Free Pennsylvania Power of Attorney Form

What is a Pennsylvania Power of Attorney?

Wouldn’t you want to have someone trustworthy and of sound mind to make the tough calls about your affairs if you are incapacitated or disabled? While it feels natural to expect your family or best friend to make the best choices, that is hardly the case. In fact, you may find that it is advisable to hire a third party, with no familial ties to you to make the hard decisions when the time comes.

So, what do you need to ensure that the right person has power over your health or estate? Well, you need to a power of attorney – a legal instrument that helps you hand over power to another individual. The state of Pennsylvania has set strict guidelines which ensure that the person controlling your estate does what’s best for you.

Under the statutory laws, powers of attorney, also called the letter of attorney, letter of authorization, letter or authority, proxy, or legal mandate is a legal instrument that contains explicit powers for one party to represent you, the principal, if you are incapacitated or disabled. The representative of the principal is an agent or an attorney-in-fact. The letter of authority should be signed and notarized by licensed parties.

If the letter of authorization has no information on succession, then the letter will cease to be used as a power point if the appointed attorney-in-fact dies.

Like other states, you will have to fill a power of attorney form at some point when authorizing someone else to manage your affairs.

And, you may have stringing or non-stringing powers of attorney.

The Difference Between Stringing and Non-Stringing Powers of Attorney

If the powers granted under the letter of authorization allow for immediate implementation, meaning that the attorney-in-fact takes control over your affairs immediately after signing and notarizing the document, you’ll have a non-stringing legal mandate.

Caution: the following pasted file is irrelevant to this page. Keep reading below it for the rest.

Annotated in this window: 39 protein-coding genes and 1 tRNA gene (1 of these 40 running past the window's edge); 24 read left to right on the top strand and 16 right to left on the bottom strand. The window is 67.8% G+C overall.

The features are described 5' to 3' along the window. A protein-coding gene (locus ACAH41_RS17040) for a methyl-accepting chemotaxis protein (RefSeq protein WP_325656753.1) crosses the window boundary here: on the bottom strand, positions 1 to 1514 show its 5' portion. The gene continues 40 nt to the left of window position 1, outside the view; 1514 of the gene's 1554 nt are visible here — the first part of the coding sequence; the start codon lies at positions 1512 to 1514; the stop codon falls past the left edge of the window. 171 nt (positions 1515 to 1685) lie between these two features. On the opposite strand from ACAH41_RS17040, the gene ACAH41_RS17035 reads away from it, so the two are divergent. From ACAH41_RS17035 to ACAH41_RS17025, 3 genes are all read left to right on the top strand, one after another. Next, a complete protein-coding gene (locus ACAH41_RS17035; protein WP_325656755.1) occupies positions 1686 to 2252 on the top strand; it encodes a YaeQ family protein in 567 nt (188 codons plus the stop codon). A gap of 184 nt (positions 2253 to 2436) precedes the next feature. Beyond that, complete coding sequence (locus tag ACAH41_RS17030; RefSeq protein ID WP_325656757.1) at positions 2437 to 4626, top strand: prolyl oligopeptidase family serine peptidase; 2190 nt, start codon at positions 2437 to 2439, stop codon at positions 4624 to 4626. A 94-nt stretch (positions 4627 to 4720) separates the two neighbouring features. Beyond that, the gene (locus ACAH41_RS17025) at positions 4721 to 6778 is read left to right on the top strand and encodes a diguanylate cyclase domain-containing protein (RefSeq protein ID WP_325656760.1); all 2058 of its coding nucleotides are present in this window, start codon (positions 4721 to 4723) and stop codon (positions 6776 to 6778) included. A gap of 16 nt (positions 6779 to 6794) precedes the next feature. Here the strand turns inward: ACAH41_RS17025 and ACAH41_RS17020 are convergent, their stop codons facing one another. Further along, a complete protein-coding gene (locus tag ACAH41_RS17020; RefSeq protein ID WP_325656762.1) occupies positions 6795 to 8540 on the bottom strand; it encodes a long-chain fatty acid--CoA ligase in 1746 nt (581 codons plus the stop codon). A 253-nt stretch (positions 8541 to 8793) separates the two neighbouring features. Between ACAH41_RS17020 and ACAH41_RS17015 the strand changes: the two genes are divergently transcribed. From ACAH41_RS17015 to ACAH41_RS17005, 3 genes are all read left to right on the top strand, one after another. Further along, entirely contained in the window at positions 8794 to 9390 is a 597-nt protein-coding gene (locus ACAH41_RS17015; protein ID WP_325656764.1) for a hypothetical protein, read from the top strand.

On the other hand (and in almost all cases), when you have the legal document signed and notarized, but only grant power to the agent when incapacitated, then that letter of authority is stringing – it strings the attorney-in-fact.

  • Types of Powers of Attorney

    • Durable Power of Attorney/ Health Care Power of Attorney

Wouldn’t you want to hand over all affairs relating to your health care to a trustworthy party? Someone you literally trust with your life? Well, you will need a durable letter of authorization. As you fill in the free power of attorney form in Pennsylvania, note that the state will not find your physician liable if they act in good faith while relying on the implied powers under the signed and notarized document.

It’s noted that health care letter of authority is commonly used by the elderly, especially the ones with chronic illnesses though the principal should be able to grant the powers before the necessity of the document arises.

Note that the durable powers of attorney refer to validity of the legal document after a principal is disabled or incapacitated. Once incapacitated, non-durable powers are invalid.

  • Validity of this document depends on the document being:

    • In writing

    • Signed by two witnesses

    • Notarized

    • Presumption of it being durable

  • This document grants authority to the agent over admission of the principal to a medical facility, as well as consenting and authorizing surgical and medical procedures, including the administration of drugs.

    • Pennsylvania Advance Directive For Health Care Law

This is a health care letter of authority often referred to as a declaration. The declaration being a written document that becomes valid through the voluntary execution of the document by a declarant within the limitations of the law.

This document gives authority over life-sustaining treatments, directions in the event of permanent unconsciousness, and terminal conditions.

For the execution of this declaration, you need an agent of sound mind and above 18 years. The individual should have graduated from high school or married. The agent will issue a declaration that governs initiation, the continuation, any procedures for withholding or the withdrawal of life supporting treatments.

  • For execution, there should be a witness, other than the agent. The revocation of the declaration happens at any time and in according to the wishes of the declarant.

    • Pennsylvania Limited Power of Attorney Law

If you need to give your agent specific orders to be implemented if you are incapacitated, you’ll need this document. As you fill your free Pennsylvania power of attorney form, note that this document is only executable when you have specific matters better handled by an agent when you are unavailable

To revoke the powers given to the attorney-in-fact, you (the principal) will have to issue a written revocation notice to the attorney-in-fact, as well as the third parties affected by the authority granted to the attorney-in-fact.

Whether you live in Philadelphia, Allentown, Pittsburgh, Erie, Scranton, Reading, Bethlehem or any other city of Pennsylvania, you can use our power of attorney forms easily.